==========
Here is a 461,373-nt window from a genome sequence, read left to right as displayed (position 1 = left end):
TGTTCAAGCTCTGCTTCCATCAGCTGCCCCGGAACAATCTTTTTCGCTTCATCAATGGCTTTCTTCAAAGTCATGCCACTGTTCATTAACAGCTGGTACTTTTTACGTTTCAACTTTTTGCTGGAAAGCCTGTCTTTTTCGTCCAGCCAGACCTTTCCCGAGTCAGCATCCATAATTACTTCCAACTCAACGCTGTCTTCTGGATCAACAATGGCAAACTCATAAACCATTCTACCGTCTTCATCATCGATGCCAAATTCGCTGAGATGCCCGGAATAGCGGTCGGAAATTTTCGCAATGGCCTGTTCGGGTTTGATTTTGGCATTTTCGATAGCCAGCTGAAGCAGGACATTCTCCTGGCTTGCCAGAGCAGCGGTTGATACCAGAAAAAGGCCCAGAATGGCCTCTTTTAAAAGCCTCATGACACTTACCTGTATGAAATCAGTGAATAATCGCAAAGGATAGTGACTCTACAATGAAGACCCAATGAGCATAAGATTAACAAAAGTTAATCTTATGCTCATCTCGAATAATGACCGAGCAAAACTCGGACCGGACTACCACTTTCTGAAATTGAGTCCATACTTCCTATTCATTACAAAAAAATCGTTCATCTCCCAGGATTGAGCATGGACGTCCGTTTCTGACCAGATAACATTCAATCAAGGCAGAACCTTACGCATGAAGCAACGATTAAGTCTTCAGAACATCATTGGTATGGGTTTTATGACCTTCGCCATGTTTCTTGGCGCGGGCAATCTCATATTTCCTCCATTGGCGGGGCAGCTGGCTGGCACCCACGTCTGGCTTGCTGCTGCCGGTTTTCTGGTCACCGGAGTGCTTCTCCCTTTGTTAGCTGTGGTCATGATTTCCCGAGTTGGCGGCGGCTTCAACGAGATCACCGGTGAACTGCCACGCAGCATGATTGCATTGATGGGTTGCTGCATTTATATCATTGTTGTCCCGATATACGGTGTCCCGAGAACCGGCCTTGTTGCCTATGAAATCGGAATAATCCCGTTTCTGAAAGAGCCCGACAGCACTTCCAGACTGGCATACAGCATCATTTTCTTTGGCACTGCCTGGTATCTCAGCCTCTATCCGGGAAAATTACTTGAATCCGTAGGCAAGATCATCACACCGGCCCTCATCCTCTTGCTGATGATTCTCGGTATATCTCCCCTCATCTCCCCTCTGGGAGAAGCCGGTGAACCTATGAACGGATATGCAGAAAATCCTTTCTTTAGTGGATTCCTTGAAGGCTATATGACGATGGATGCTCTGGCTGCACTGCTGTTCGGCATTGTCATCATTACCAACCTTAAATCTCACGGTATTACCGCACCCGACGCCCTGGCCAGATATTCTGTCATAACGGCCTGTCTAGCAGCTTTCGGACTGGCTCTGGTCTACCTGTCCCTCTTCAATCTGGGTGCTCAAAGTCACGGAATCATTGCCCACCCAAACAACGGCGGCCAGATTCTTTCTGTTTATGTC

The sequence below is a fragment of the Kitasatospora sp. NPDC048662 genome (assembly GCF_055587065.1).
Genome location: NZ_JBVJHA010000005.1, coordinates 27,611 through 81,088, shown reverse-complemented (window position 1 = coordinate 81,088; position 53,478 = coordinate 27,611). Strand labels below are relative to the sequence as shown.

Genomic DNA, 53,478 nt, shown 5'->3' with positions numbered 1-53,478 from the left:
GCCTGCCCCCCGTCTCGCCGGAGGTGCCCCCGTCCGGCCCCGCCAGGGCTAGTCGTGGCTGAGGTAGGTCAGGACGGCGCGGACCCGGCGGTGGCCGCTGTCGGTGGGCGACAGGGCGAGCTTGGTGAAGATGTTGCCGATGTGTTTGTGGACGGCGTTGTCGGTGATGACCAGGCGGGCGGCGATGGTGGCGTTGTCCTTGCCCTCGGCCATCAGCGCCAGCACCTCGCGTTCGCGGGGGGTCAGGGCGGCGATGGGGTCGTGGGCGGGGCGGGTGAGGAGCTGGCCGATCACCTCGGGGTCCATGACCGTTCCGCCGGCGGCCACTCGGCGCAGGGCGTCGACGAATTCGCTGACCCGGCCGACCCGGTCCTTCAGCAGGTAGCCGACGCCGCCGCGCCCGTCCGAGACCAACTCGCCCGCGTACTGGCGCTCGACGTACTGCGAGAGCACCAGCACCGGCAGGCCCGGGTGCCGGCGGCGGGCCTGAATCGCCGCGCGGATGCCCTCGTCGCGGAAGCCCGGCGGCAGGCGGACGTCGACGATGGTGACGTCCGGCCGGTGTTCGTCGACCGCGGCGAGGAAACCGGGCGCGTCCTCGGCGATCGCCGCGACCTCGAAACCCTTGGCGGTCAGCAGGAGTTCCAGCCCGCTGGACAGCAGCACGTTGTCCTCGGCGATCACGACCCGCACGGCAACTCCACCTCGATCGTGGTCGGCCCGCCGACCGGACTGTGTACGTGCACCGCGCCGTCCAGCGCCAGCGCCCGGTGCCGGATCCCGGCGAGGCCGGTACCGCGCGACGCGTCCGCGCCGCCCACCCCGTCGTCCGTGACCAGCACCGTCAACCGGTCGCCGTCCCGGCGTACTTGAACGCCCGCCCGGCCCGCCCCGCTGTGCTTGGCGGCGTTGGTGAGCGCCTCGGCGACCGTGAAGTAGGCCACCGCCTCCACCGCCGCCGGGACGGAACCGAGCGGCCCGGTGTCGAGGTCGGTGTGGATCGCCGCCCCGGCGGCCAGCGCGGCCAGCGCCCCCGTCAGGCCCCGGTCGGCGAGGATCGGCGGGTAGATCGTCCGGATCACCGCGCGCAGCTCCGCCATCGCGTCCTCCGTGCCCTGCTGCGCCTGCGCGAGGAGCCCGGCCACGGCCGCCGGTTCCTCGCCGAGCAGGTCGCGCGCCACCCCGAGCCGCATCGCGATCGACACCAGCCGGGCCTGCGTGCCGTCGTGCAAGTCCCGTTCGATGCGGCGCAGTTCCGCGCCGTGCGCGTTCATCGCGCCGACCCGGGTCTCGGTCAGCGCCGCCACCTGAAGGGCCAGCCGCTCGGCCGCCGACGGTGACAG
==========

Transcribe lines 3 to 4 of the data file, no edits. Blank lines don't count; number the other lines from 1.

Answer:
The sequence below is a fragment of the Kitasatospora sp. NPDC048662 genome (assembly GCF_055587065.1).
Genome location: NZ_JBVJHA010000005.1, coordinates 27,611 through 81,088, shown reverse-complemented (window position 1 = coordinate 81,088; position 53,478 = coordinate 27,611). Strand labels below are relative to the sequence as shown.